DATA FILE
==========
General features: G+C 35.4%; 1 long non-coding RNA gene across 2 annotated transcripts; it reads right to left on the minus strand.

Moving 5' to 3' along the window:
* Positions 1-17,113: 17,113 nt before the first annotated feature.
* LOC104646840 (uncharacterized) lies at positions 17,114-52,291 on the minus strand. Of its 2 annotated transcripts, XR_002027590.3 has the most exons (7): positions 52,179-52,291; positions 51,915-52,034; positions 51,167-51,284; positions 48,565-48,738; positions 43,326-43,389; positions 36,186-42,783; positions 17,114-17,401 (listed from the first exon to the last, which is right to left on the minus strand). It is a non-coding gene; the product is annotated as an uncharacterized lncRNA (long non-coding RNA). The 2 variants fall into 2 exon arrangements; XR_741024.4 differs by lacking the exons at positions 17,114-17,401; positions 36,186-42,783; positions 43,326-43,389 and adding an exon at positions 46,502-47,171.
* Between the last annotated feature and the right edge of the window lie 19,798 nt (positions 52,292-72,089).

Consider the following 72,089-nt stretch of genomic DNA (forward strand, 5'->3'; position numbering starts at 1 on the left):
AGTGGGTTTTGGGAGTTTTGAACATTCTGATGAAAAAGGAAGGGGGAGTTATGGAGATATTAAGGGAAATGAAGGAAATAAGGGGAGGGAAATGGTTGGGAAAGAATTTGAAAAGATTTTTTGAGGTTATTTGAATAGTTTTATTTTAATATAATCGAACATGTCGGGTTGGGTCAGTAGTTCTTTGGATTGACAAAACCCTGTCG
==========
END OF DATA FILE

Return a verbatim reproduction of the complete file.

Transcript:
General features: G+C 35.4%; 1 long non-coding RNA gene across 2 annotated transcripts; it reads right to left on the minus strand.

Moving 5' to 3' along the window:
* Positions 1-17,113: 17,113 nt before the first annotated feature.
* LOC104646840 (uncharacterized) lies at positions 17,114-52,291 on the minus strand. Of its 2 annotated transcripts, XR_002027590.3 has the most exons (7): positions 52,179-52,291; positions 51,915-52,034; positions 51,167-51,284; positions 48,565-48,738; positions 43,326-43,389; positions 36,186-42,783; positions 17,114-17,401 (listed from the first exon to the last, which is right to left on the minus strand). It is a non-coding gene; the product is annotated as an uncharacterized lncRNA (long non-coding RNA). The 2 variants fall into 2 exon arrangements; XR_741024.4 differs by lacking the exons at positions 17,114-17,401; positions 36,186-42,783; positions 43,326-43,389 and adding an exon at positions 46,502-47,171.
* Between the last annotated feature and the right edge of the window lie 19,798 nt (positions 52,292-72,089).

Consider the following 72,089-nt stretch of genomic DNA (forward strand, 5'->3'; position numbering starts at 1 on the left):
AGTGGGTTTTGGGAGTTTTGAACATTCTGATGAAAAAGGAAGGGGGAGTTATGGAGATATTAAGGGAAATGAAGGAAATAAGGGGAGGGAAATGGTTGGGAAAGAATTTGAAAAGATTTTTTGAGGTTATTTGAATAGTTTTATTTTAATATAATCGAACATGTCGGGTTGGGTCAGTAGTTCTTTGGATTGACAAAACCCTGTCG